Red Cross Says Violence Displaced More Colombians In 2022

FILE - Photos of people who disappeared during Colombia's internal conflict hang at the entrance of Virgilio Barco Public Library, the site of hearings before the Special Jurisdiction for Peace regarding kidnappings by the Armed Forces of Colombia (FARC) during Colombia's internal conflict in Bogota, Colombia, June 22, 2022. The number of internally displaced people in Colombia increased significantly in 2022 as several armed groups fought for control of rural pockets of the country, the Red Cross said March 22, 2023. (AP Photo/Fernando Vergara, File)
FILE - Photos of people who disappeared during Colombia's internal conflict hang at the entrance of Virgilio Barco Public Library, the site of hearings before the Special Jurisdiction for Peace regarding kidnappings by the Armed Forces of Colombia (FARC) during Colombia's internal conflict in Bogota, Colombia, June 22, 2022. The number of internally displaced people in Colombia increased significantly in 2022 as several armed groups fought for control of rural pockets of the country, the Red Cross said March 22, 2023. (AP Photo/Fernando Vergara, File)

BOGOTA, Colombia (AP) — The number of internally displaced people in Colombia increased significantly last year as several armed groups fought for control of rural pockets of the country, the Red Cross said Wednesday.

In its annual assessment of humanitarian challenges in the South American country, the organization said that while confrontations between Colombia’s army and rebel groups decreased last year, fighting among rebel groups continues to take a heavy toll on civilians.

Some communities are increasingly being affected by landmines, death threats and attacks on health workers, the humanitarian group said.

The Red Cross’s findings come as Colombia’s recently elected leftist President Gustavo Petro tries to broker cease-fire agreements with rebel groups who are fighting for control of illegal mines, drug trafficking routes and other resources abandoned by the Revolutionary Armed Forces of Colombia, following their 2016 peace deal with the government.

The peace deal ended five decades of conflict in which more than 450,000 people were killed, but it was also followed by power struggles between smaller groups in remote stretches of the country. They include the resource-rich Choco province and a region that is carpeted with coca fields near the border with Venezuela.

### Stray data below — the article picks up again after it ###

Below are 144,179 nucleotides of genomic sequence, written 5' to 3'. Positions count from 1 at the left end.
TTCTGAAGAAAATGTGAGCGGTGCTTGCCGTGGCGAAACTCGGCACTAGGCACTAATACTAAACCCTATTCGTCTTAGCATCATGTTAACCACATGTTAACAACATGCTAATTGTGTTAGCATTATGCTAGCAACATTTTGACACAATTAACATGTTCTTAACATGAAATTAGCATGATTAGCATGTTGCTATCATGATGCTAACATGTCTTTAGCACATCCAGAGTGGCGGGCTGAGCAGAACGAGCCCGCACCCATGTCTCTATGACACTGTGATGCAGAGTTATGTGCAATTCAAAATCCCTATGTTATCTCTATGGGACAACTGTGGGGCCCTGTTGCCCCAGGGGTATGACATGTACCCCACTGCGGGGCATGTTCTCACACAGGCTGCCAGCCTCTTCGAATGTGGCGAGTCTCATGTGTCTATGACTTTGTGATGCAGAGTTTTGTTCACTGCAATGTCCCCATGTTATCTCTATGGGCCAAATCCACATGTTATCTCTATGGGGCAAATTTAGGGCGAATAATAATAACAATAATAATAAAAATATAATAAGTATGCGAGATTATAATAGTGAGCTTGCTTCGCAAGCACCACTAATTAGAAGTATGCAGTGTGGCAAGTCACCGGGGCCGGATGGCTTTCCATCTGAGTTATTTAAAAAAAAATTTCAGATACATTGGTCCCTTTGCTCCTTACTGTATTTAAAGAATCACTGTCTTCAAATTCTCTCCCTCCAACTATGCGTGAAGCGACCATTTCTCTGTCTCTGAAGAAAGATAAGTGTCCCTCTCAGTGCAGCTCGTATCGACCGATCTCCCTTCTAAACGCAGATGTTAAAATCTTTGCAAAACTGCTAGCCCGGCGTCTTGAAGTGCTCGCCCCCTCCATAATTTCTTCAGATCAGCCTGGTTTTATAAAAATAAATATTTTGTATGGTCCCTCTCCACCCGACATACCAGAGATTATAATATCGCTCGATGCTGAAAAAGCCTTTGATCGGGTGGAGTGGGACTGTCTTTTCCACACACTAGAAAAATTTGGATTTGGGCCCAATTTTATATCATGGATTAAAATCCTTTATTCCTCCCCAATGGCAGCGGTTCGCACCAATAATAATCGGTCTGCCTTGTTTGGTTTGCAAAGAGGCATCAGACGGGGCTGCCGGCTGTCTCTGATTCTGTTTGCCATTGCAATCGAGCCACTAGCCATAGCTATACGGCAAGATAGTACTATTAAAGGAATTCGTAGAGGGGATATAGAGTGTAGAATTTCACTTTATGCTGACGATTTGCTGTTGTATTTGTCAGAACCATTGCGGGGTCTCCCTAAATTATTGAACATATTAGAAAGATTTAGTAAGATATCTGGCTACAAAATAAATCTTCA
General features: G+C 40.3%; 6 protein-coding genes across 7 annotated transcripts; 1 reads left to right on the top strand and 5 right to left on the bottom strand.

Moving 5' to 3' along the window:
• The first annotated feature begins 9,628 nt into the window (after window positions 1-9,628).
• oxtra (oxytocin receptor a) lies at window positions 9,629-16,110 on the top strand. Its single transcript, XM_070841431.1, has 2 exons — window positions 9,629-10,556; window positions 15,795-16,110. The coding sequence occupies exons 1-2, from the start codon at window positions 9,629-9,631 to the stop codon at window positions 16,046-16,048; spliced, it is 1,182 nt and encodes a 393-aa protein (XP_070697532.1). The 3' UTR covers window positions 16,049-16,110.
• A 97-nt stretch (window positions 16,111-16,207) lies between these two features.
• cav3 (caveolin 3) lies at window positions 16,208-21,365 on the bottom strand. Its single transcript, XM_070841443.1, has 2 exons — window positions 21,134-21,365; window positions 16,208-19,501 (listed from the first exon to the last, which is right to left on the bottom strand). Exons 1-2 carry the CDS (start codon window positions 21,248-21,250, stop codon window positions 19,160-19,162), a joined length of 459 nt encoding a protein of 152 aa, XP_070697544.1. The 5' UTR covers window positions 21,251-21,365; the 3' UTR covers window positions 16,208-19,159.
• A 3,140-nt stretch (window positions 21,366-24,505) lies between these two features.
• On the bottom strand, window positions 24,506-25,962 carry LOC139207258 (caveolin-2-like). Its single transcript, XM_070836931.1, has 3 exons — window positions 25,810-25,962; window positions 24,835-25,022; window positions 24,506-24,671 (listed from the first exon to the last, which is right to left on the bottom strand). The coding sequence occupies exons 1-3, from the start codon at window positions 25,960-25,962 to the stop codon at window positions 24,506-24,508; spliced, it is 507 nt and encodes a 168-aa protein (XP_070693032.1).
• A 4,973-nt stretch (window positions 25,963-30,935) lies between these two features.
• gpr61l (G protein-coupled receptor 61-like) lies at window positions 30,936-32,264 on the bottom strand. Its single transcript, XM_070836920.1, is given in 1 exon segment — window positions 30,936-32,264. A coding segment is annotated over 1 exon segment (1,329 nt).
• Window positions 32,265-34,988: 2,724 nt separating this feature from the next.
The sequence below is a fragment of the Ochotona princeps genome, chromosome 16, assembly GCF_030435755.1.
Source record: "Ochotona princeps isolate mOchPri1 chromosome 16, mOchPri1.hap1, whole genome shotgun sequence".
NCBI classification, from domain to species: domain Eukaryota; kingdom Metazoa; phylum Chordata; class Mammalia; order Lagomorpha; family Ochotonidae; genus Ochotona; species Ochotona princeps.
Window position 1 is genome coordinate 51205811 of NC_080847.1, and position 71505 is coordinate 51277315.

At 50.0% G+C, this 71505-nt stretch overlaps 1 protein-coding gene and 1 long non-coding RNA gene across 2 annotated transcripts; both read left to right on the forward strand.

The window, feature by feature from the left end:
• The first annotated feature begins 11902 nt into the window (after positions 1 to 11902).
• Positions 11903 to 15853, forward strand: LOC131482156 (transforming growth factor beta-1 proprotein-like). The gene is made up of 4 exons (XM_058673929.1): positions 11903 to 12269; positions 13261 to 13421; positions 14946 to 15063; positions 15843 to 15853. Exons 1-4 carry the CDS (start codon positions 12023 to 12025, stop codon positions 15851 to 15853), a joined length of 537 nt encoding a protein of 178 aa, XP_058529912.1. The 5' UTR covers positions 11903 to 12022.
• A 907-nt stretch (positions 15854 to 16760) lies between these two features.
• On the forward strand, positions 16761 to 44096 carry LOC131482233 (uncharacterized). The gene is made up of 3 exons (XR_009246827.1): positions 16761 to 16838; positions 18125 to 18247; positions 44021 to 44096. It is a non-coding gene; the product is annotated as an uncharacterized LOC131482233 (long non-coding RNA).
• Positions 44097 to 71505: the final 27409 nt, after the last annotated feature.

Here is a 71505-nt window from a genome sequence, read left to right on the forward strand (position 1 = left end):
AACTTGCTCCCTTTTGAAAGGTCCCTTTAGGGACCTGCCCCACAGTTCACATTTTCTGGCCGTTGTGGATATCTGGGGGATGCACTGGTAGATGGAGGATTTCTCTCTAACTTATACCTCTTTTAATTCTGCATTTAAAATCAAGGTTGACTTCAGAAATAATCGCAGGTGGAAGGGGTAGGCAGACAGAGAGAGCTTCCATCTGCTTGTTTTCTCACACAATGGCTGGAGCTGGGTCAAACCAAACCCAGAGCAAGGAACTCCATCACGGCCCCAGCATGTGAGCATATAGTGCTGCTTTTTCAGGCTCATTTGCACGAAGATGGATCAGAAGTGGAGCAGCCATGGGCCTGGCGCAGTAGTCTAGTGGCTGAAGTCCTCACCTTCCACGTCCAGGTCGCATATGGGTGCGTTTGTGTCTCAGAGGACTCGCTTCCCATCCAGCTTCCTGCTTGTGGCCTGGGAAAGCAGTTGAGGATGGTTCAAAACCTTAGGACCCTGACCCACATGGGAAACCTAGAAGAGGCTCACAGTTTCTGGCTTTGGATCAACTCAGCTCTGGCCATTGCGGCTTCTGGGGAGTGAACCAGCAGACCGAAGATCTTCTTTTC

“The situation is complex, and it will take time” for it to improve, said Lorenzo Caraffi, the head of the International Committee of the Red Cross delegation in Colombia.

He noted however, that Colombia’s current conflict “is not comparable” to what the country was experiencing two decades ago, when rebel groups staged regular attacks on police stations in small towns, while bombings and kidnappings affected thousands of people in cities like Bogota and Medellin.

However, some indicators suggest that violence is increasing.

According to the Red Cross’ 2022 report more than 123,000 people had to flee their homes in rural areas last year to escape conflict, a 60% increase from 2021. An estimated 39,000 people were confined in their villages for days or weeks, due to threats from armed groups.

The humanitarian group said that 515 people in the country were injured by landmines and other explosive devices, a 5% increase from 2021.

Caraffi said that the Red Cross is currently monitoring seven conflicts in Colombia that include the conflict between the Colombian army and the National Liberation Army, but also fighting between two rebel organizations led by former FARC fighters who gave up on the 2016 peace deal.

He said that while political solutions are found to these conlicts it is important for humanitarian organizations to carry out impartial work, and have access to affected communities.

“War is an unhappy, cruel and sad reality” Caraffi said. “In this reality we are asking armed groups to respect international humanitarian law, so that communities don’t suffer from this situation.”